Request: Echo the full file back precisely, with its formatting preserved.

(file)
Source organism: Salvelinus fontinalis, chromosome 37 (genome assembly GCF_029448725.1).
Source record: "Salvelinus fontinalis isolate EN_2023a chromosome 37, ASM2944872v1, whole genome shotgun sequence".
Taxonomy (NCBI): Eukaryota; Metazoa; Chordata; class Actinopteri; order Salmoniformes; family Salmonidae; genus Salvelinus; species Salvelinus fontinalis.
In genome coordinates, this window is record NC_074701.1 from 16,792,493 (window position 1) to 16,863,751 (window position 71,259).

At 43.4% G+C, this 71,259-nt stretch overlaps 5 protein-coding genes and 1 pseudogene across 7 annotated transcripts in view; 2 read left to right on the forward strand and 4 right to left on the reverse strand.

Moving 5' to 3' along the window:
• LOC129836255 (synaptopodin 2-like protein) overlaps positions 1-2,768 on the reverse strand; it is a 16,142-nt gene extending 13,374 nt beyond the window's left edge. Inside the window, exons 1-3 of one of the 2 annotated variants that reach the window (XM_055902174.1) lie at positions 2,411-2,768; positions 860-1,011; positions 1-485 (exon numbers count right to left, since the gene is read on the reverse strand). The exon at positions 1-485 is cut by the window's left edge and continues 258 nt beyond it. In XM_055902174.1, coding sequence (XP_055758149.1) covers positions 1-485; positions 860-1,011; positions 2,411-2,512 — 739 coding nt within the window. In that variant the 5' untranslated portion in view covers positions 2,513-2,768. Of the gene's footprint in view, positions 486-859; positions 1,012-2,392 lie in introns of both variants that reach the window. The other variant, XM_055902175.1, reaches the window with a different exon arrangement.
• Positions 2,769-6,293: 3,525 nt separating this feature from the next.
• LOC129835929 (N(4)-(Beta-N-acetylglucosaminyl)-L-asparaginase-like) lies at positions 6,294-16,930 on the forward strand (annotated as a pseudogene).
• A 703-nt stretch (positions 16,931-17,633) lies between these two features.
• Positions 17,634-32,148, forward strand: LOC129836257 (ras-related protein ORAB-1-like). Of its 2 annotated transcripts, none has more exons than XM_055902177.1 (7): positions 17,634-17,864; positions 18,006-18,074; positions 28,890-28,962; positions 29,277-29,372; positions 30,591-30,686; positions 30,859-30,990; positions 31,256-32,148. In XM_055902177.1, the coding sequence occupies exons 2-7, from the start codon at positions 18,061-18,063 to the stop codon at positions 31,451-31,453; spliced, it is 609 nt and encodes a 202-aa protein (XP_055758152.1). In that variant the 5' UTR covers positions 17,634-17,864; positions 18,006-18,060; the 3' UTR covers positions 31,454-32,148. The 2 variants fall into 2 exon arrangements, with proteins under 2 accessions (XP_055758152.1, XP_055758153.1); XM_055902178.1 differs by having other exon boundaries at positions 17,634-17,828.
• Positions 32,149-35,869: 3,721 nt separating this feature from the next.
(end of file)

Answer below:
Source organism: Salvelinus fontinalis, chromosome 37 (genome assembly GCF_029448725.1).
Source record: "Salvelinus fontinalis isolate EN_2023a chromosome 37, ASM2944872v1, whole genome shotgun sequence".
Taxonomy (NCBI): Eukaryota; Metazoa; Chordata; class Actinopteri; order Salmoniformes; family Salmonidae; genus Salvelinus; species Salvelinus fontinalis.
In genome coordinates, this window is record NC_074701.1 from 16,792,493 (window position 1) to 16,863,751 (window position 71,259).

At 43.4% G+C, this 71,259-nt stretch overlaps 5 protein-coding genes and 1 pseudogene across 7 annotated transcripts in view; 2 read left to right on the forward strand and 4 right to left on the reverse strand.

Moving 5' to 3' along the window:
• LOC129836255 (synaptopodin 2-like protein) overlaps positions 1-2,768 on the reverse strand; it is a 16,142-nt gene extending 13,374 nt beyond the window's left edge. Inside the window, exons 1-3 of one of the 2 annotated variants that reach the window (XM_055902174.1) lie at positions 2,411-2,768; positions 860-1,011; positions 1-485 (exon numbers count right to left, since the gene is read on the reverse strand). The exon at positions 1-485 is cut by the window's left edge and continues 258 nt beyond it. In XM_055902174.1, coding sequence (XP_055758149.1) covers positions 1-485; positions 860-1,011; positions 2,411-2,512 — 739 coding nt within the window. In that variant the 5' untranslated portion in view covers positions 2,513-2,768. Of the gene's footprint in view, positions 486-859; positions 1,012-2,392 lie in introns of both variants that reach the window. The other variant, XM_055902175.1, reaches the window with a different exon arrangement.
• Positions 2,769-6,293: 3,525 nt separating this feature from the next.
• LOC129835929 (N(4)-(Beta-N-acetylglucosaminyl)-L-asparaginase-like) lies at positions 6,294-16,930 on the forward strand (annotated as a pseudogene).
• A 703-nt stretch (positions 16,931-17,633) lies between these two features.
• Positions 17,634-32,148, forward strand: LOC129836257 (ras-related protein ORAB-1-like). Of its 2 annotated transcripts, none has more exons than XM_055902177.1 (7): positions 17,634-17,864; positions 18,006-18,074; positions 28,890-28,962; positions 29,277-29,372; positions 30,591-30,686; positions 30,859-30,990; positions 31,256-32,148. In XM_055902177.1, the coding sequence occupies exons 2-7, from the start codon at positions 18,061-18,063 to the stop codon at positions 31,451-31,453; spliced, it is 609 nt and encodes a 202-aa protein (XP_055758152.1). In that variant the 5' UTR covers positions 17,634-17,864; positions 18,006-18,060; the 3' UTR covers positions 31,454-32,148. The 2 variants fall into 2 exon arrangements, with proteins under 2 accessions (XP_055758152.1, XP_055758153.1); XM_055902178.1 differs by having other exon boundaries at positions 17,634-17,828.
• Positions 32,149-35,869: 3,721 nt separating this feature from the next.